STRANGULATED FEMORAL HERNIA CONTAINING APPENDIX.REPORT OF TWO CASES

J. HENRY BARBAT
1904 Journal of the American Medical Association (JAMA)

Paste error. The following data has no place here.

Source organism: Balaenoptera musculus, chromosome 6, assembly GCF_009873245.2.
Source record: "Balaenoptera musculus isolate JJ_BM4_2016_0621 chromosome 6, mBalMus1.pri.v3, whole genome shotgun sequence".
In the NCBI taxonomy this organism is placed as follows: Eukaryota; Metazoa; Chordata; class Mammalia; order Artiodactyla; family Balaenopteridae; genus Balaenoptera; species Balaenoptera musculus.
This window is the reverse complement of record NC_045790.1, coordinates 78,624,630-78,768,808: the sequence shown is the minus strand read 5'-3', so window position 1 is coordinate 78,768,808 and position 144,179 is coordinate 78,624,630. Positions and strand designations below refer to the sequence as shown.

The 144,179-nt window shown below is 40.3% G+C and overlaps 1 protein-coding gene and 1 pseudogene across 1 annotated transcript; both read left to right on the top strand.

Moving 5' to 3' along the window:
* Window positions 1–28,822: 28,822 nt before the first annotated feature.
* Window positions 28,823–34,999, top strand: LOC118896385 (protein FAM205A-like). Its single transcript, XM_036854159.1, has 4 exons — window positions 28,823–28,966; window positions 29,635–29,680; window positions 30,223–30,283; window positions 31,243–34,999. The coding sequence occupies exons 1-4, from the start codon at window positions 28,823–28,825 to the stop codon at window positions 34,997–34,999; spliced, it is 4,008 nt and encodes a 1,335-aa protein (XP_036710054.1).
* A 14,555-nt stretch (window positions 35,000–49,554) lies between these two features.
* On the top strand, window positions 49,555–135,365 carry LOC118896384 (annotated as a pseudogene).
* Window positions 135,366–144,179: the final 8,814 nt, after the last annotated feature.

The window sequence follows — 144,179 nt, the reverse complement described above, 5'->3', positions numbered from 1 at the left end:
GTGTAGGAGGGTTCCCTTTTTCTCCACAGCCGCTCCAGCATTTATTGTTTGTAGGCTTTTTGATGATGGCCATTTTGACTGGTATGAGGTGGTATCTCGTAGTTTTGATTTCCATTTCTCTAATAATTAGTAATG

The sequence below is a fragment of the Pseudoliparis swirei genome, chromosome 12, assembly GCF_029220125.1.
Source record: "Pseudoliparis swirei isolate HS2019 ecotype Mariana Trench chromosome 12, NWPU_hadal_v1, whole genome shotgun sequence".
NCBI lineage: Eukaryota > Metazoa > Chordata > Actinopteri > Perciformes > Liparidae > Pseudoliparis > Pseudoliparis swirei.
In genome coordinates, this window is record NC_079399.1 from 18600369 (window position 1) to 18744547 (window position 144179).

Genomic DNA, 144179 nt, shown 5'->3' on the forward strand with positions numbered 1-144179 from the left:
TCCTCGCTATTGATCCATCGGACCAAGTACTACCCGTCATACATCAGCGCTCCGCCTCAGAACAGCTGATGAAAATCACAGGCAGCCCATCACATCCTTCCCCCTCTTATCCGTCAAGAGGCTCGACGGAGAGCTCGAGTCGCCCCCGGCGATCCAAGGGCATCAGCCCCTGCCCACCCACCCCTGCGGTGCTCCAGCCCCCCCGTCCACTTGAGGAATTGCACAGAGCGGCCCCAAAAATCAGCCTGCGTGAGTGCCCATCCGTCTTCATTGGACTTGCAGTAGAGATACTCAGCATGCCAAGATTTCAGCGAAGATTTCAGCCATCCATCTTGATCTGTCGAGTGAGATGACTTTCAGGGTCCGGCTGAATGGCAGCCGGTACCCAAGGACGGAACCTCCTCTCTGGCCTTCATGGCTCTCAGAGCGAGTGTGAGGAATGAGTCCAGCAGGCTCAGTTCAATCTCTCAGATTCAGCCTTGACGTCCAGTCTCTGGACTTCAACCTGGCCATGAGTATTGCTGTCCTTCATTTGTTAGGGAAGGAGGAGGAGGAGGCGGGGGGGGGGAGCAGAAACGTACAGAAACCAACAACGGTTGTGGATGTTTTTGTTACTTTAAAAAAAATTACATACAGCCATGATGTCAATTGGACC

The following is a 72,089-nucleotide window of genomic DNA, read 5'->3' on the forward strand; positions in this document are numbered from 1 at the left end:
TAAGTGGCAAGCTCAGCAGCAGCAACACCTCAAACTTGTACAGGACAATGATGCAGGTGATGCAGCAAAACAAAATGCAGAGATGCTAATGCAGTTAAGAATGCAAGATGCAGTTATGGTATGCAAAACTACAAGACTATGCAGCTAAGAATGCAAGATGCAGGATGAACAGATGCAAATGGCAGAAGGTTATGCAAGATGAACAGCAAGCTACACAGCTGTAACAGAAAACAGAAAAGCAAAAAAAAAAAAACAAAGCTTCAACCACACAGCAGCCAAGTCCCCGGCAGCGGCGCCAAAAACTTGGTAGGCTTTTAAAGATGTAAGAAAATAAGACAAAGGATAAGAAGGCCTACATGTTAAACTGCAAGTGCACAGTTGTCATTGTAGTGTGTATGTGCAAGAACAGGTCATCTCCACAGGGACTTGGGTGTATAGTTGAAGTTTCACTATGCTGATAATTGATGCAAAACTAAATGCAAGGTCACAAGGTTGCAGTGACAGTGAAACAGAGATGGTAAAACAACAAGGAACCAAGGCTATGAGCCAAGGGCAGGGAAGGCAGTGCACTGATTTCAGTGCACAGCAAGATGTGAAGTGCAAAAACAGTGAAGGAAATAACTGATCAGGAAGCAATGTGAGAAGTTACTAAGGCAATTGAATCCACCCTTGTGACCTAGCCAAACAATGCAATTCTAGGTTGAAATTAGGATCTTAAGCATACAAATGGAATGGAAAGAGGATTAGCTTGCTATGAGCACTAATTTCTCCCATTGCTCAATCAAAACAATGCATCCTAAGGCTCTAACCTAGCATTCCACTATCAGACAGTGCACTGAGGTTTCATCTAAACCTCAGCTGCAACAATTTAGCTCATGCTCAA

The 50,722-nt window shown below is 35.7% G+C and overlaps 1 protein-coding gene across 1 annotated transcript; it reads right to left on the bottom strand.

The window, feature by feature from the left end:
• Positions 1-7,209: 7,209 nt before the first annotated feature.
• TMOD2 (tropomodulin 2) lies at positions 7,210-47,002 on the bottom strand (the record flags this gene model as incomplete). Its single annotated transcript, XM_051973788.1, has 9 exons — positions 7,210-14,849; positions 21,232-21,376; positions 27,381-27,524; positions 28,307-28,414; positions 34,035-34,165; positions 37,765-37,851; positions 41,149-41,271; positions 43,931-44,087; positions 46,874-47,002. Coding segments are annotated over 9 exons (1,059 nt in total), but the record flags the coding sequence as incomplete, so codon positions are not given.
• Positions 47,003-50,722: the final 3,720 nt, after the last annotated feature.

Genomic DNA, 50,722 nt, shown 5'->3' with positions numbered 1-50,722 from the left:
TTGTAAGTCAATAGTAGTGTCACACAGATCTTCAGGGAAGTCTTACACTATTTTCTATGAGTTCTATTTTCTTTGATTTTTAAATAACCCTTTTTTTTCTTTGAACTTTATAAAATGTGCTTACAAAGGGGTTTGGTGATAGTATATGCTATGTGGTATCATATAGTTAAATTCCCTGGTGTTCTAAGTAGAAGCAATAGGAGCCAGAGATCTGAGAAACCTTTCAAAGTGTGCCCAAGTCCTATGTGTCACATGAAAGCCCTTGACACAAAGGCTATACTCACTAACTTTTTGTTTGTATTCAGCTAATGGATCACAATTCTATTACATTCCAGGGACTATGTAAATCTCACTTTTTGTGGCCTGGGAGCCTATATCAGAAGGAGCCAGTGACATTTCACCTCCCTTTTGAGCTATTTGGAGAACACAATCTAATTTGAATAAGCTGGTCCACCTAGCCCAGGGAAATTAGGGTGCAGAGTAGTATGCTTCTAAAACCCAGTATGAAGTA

Strangulated femoral hernia with the appendix alone as the contents is of sufficient rarity to report. In the literature I find reports of about 100 cases in which the appendix was found in femoral herniae, but in only a few of these was the appendix the sole occupant of the hernial sac, and in only one or two has a primary strangulation of the appendix occurred. In most cases the appendix was found as a passive occupant of the sac, sometimes accompanying the cecum in its descent, and at other